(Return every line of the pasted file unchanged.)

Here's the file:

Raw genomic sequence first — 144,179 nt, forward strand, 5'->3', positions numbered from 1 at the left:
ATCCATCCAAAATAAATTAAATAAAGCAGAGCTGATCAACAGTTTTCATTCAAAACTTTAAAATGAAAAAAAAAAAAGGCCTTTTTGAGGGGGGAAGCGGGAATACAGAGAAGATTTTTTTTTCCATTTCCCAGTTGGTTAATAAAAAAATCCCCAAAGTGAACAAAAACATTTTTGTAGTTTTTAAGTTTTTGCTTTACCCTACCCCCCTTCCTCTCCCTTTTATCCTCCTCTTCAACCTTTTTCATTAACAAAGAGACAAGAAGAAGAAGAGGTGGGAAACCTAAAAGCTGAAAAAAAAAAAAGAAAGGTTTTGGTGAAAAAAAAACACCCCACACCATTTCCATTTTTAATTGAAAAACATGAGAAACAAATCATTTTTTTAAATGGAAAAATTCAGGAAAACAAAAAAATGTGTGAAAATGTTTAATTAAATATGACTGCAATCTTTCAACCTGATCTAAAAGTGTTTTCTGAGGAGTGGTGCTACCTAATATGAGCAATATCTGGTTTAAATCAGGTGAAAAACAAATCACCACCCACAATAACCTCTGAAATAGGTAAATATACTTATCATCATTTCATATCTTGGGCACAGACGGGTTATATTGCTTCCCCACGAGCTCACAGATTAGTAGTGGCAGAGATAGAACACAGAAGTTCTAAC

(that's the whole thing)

Raw genomic sequence first — 144,179 nt, forward strand, 5'->3', positions numbered from 1 at the left:
ATCCATCCAAAATAAATTAAATAAAGCAGAGCTGATCAACAGTTTTCATTCAAAACTTTAAAATGAAAAAAAAAAAAGGCCTTTTTGAGGGGGGAAGCGGGAATACAGAGAAGATTTTTTTTTCCATTTCCCAGTTGGTTAATAAAAAAATCCCCAAAGTGAACAAAAACATTTTTGTAGTTTTTAAGTTTTTGCTTTACCCTACCCCCCTTCCTCTCCCTTTTATCCTCCTCTTCAACCTTTTTCATTAACAAAGAGACAAGAAGAAGAAGAGGTGGGAAACCTAAAAGCTGAAAAAAAAAAAAGAAAGGTTTTGGTGAAAAAAAAACACCCCACACCATTTCCATTTTTAATTGAAAAACATGAGAAACAAATCATTTTTTTAAATGGAAAAATTCAGGAAAACAAAAAAATGTGTGAAAATGTTTAATTAAATATGACTGCAATCTTTCAACCTGATCTAAAAGTGTTTTCTGAGGAGTGGTGCTACCTAATATGAGCAATATCTGGTTTAAATCAGGTGAAAAACAAATCACCACCCACAATAACCTCTGAAATAGGTAAATATACTTATCATCATTTCATATCTTGGGCACAGACGGGTTATATTGCTTCCCCACGAGCTCACAGATTAGTAGTGGCAGAGATAGAACACAGAAGTTCTAAC